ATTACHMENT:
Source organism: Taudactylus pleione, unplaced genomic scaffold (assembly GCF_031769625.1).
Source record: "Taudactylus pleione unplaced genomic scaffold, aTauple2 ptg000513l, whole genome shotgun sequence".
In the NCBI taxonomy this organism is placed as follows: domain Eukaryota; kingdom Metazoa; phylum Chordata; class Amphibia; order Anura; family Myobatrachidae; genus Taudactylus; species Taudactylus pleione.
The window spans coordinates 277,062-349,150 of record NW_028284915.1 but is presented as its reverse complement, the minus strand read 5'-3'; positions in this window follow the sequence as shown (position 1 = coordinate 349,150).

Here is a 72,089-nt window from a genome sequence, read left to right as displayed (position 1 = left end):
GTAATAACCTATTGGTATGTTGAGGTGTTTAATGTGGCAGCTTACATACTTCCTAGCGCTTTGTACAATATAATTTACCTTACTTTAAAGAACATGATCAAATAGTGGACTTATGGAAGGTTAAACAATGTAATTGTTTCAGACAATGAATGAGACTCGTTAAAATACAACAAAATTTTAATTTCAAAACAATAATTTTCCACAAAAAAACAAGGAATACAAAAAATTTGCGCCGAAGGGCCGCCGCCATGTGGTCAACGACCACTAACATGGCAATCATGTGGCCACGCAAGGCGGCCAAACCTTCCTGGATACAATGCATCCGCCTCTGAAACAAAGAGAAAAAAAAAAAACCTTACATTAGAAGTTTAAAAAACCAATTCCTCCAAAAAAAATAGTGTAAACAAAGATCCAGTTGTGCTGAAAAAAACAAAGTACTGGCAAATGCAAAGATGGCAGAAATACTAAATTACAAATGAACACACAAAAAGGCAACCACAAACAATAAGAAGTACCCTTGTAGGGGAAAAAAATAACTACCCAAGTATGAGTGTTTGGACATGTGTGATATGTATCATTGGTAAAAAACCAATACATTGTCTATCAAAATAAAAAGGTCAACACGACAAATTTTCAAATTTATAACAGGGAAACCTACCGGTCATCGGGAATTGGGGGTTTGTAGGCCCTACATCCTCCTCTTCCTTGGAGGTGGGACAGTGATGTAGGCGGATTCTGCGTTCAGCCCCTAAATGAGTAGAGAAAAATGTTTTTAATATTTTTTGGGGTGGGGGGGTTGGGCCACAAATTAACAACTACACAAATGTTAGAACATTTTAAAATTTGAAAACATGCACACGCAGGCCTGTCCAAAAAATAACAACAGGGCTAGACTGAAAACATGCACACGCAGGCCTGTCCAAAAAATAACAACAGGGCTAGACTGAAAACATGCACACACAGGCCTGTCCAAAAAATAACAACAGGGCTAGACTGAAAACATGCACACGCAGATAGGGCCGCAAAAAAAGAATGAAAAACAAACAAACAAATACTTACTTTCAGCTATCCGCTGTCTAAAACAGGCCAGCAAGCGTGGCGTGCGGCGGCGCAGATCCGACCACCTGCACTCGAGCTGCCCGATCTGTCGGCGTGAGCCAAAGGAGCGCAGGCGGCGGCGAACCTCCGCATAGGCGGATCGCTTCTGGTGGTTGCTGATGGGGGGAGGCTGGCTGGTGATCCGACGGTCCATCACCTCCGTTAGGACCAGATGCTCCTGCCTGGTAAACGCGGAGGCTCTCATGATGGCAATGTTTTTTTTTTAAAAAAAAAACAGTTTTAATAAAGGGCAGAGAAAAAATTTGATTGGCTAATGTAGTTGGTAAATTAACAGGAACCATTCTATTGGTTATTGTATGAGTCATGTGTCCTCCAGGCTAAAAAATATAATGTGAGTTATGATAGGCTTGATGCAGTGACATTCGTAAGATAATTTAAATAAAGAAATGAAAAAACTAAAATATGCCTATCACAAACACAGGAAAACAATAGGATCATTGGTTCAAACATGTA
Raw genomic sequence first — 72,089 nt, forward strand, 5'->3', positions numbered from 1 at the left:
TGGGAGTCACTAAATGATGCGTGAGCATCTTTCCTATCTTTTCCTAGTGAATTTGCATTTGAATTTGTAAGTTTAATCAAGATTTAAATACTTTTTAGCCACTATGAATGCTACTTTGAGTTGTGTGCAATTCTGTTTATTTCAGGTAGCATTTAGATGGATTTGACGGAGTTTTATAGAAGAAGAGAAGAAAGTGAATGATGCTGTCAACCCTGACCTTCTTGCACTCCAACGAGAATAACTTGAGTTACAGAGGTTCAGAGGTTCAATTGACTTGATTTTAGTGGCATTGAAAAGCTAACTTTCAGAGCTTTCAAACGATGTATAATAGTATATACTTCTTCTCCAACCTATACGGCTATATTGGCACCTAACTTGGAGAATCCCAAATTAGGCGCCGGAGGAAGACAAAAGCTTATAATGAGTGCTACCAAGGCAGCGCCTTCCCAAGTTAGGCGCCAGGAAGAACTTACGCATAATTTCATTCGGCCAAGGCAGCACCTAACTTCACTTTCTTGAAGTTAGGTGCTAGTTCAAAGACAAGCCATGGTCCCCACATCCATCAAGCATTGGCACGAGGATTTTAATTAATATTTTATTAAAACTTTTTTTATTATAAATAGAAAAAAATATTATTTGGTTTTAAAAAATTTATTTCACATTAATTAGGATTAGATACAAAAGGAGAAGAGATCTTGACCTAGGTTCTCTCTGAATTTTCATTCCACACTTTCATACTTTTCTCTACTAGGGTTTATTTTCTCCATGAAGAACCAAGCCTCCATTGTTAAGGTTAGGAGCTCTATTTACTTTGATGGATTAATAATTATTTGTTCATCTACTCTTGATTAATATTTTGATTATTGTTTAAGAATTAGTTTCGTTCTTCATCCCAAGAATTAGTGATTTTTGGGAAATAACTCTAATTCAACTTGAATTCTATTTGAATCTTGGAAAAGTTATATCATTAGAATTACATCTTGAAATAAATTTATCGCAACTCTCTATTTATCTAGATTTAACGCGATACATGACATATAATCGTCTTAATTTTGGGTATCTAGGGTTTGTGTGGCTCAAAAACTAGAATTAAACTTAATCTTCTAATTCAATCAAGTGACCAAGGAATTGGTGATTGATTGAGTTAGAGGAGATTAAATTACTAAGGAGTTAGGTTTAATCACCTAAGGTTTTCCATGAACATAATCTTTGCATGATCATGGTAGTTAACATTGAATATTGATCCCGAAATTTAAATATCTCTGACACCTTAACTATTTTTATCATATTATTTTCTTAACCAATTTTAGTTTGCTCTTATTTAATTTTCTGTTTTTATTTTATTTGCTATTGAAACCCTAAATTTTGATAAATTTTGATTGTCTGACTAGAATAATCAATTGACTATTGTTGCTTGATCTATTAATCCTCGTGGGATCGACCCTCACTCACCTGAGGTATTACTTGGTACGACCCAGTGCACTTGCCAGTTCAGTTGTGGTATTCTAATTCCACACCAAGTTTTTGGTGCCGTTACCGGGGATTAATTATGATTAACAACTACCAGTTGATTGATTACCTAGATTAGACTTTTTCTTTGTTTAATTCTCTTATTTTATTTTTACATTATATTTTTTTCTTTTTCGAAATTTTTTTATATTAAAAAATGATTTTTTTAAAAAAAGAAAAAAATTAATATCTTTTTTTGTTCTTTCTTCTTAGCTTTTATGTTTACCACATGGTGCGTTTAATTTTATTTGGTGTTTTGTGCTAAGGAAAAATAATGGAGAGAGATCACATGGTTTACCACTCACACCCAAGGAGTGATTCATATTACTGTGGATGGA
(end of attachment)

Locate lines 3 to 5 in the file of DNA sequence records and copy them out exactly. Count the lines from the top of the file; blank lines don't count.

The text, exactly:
In the NCBI taxonomy this organism is placed as follows: domain Eukaryota; kingdom Metazoa; phylum Chordata; class Amphibia; order Anura; family Myobatrachidae; genus Taudactylus; species Taudactylus pleione.
The window spans coordinates 277,062-349,150 of record NW_028284915.1 but is presented as its reverse complement, the minus strand read 5'-3'; positions in this window follow the sequence as shown (position 1 = coordinate 349,150).

Here is a 72,089-nt window from a genome sequence, read left to right as displayed (position 1 = left end):